Queensland organic grain company Kialla Pure Foods has pivoted from bulk sales to the retail market as consumers worldwide embrace a lockdown baking boom.

Based at Greenmount on the Darling Downs, the company watched in dismay as bulk exports to Asia slowed from January to March this year, but were heartened to see retail sales of organic pancake mix and flour products taking off in Japan and Korea.

Kialla Pure Foods Managing Director Quentin Kennedy said the pandemic had changed how the company approached exporting its certified organic grains and flours, which include everything from wheat flour to products based on newly popular grains such as spelt, quinoa, millet and more.

‘Traditionally 90% of our exports are in bulk to the food service and manufacturing buyers, and only 10% go directly into the retail sector,’ Mr Kennedy said.

‘But we’ve been wanting to move away from bulk exports in Asian markets for a while because we’re competing against Turkish and Russian flour producers and it’s difficult to compete with them on a price basis.

‘The home baking boom brought about by COVID-19 has given us an opportunity to explore a retail focus more fully.’

Mr Kennedy said the company’s retail exports from 1 March to 15 May were up 141% overall on the same period last year, with exports to Japan jumping 251%.

He said Korea was another market that had shown real growth for Kialla Pure Foods during COVID-19.

TIQ helped the company enter the Korean market in 2004 and Kialla representatives have also joined TIQ trade missions to Seoul.

TIQ Korea Business Development Manager Charley Hyun said the COVID-19 pandemic had increased Korean demand for healthy products, including Kialla’s mixes.

‘Koreans have been working from home while their kids also study at home and they have been relishing the clean, green and safe image of Australian food products, especially organic foods,’ Mr Hyun said.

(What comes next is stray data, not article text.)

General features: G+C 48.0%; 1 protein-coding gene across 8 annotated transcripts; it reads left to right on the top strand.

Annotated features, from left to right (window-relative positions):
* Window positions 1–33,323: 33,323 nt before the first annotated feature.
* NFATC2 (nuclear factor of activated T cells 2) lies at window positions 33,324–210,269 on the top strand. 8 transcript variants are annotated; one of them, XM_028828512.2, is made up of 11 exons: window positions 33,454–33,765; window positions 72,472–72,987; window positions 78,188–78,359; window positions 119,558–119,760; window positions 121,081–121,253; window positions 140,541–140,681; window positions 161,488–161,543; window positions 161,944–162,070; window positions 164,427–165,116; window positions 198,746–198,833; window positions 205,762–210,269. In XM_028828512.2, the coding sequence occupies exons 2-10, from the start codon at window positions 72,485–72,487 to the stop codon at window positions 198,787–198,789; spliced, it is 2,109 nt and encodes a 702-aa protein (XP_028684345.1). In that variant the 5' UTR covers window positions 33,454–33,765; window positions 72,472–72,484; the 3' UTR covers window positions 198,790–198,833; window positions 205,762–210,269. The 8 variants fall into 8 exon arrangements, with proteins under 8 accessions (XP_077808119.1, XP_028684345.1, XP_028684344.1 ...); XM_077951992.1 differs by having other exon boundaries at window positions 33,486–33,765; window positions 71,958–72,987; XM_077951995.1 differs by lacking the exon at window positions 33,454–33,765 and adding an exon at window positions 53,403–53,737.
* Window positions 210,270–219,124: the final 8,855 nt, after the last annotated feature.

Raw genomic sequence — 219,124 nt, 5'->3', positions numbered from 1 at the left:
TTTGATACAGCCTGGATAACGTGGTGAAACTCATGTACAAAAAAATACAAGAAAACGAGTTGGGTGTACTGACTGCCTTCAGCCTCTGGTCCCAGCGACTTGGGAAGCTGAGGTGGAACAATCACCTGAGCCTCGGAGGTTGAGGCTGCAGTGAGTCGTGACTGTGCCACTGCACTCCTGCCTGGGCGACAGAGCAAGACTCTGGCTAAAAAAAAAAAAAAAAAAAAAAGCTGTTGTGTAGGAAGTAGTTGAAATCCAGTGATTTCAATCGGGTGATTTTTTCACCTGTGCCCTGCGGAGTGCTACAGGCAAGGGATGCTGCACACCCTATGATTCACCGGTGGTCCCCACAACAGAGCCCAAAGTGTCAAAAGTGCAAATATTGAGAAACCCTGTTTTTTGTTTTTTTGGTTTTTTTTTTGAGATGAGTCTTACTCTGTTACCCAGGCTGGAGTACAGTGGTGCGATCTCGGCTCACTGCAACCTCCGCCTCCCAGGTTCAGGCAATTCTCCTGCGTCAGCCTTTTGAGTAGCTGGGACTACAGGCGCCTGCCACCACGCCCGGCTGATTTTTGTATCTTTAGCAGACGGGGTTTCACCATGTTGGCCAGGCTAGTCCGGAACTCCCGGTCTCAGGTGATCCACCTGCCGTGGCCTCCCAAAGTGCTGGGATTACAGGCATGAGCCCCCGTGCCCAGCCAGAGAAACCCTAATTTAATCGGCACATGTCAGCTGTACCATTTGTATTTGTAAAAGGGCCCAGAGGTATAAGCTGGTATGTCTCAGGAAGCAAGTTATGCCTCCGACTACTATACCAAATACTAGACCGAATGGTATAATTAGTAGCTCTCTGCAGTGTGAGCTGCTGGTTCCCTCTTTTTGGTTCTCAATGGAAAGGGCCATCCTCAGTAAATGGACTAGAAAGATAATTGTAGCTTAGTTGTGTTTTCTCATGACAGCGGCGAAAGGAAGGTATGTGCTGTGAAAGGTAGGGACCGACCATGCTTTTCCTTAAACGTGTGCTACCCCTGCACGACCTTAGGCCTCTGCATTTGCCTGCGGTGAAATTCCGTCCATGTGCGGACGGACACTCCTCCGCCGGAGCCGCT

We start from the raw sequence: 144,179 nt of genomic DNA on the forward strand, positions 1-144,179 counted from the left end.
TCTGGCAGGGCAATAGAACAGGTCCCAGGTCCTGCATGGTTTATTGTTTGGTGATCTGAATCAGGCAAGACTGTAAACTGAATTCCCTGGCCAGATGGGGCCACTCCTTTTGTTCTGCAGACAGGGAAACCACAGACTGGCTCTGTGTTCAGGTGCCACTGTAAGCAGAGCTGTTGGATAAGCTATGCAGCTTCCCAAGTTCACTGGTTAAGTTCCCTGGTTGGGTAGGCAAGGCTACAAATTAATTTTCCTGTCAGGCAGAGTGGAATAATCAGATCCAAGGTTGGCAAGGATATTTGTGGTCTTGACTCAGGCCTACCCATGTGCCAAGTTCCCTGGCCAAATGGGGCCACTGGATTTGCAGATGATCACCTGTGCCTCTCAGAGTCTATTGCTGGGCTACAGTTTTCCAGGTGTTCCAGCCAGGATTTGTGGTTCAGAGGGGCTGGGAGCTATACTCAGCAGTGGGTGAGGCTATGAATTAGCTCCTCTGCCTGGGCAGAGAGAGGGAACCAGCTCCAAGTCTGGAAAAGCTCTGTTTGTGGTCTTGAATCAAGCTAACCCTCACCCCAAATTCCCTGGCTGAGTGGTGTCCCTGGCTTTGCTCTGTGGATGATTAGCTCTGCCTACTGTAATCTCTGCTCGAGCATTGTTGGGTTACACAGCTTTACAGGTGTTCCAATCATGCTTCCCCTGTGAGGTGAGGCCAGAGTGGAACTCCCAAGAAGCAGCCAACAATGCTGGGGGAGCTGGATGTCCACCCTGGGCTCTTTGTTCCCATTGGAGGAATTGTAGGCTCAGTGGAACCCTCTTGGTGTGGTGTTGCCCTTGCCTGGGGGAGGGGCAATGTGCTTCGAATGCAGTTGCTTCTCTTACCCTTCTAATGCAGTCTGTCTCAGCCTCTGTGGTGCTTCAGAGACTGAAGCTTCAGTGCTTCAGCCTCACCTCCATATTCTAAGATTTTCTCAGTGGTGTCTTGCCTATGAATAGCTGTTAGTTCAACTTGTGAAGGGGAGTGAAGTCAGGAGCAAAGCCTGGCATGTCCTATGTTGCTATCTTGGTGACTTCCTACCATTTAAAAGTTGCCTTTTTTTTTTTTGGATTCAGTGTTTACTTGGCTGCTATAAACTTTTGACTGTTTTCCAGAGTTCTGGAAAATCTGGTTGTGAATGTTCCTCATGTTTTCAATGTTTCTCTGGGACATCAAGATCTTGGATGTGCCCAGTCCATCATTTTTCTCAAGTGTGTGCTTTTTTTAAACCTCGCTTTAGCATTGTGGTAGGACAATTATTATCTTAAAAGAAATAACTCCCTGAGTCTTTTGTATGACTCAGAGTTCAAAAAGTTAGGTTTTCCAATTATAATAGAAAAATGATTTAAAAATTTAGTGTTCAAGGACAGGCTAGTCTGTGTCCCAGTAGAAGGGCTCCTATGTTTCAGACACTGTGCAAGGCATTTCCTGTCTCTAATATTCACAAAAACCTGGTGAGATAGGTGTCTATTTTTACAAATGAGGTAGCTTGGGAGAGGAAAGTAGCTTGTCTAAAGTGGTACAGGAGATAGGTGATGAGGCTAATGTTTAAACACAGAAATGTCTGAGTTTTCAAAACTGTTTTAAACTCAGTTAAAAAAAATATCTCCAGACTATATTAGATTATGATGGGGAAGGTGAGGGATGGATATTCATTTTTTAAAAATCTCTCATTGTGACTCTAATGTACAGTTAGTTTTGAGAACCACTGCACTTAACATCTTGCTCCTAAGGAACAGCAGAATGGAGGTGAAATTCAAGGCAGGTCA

‘A focus by parents on healthy foods has seen sales of Kialla Pure Foods’ organic pancake mix increase by 30–50% each month since January.’

Kialla’s Quentin Kennedy said the company was now looking at how to differentiate itself from competitors in the retail space.

‘We’re looking at ways to compete in the retail sector such as promoting the traceability of our products through our Plate2farm tracker,’ he said.

‘Plate2farm allows consumers to track their product back to the farmer who grew it via a batch number so they can watch a video of the farm and read the farmer’s story.

‘Because of the increased demand we have seen domestically in Australia due to COVID-19, we’re looking to roll this feature out in Japan, Korea and Taiwan to help promote our organic pancake mix and other organic flour products in retail markets.’

Mr Kennedy said the next challenge would be converting new Kialla customers into long-term ones.

‘There was already a trend towards natural and healthy products before the pandemic, but I think people will now place a different value on food and appreciate it a little more because they’ve discovered the enjoyment of creating good food for themselves,’ he said.

‘Kialla Pure Foods’ new challenge is how do we continue to speak to those people and serve them as they keep creating their sourdough loaves.’

Exports currently account for approximately 30% of Kialla Pure Foods’ business, with the company exporting around 1,000 tonnes of flour annually, milled from grains grown by certified organic farmers in Queensland, interstate and, when necessary, overseas.

The company employs 37 staff at its Greenmount mill.

Supporting Queensland exporters is a priority under the Queensland Trade and Investment Strategy 2017–2022.

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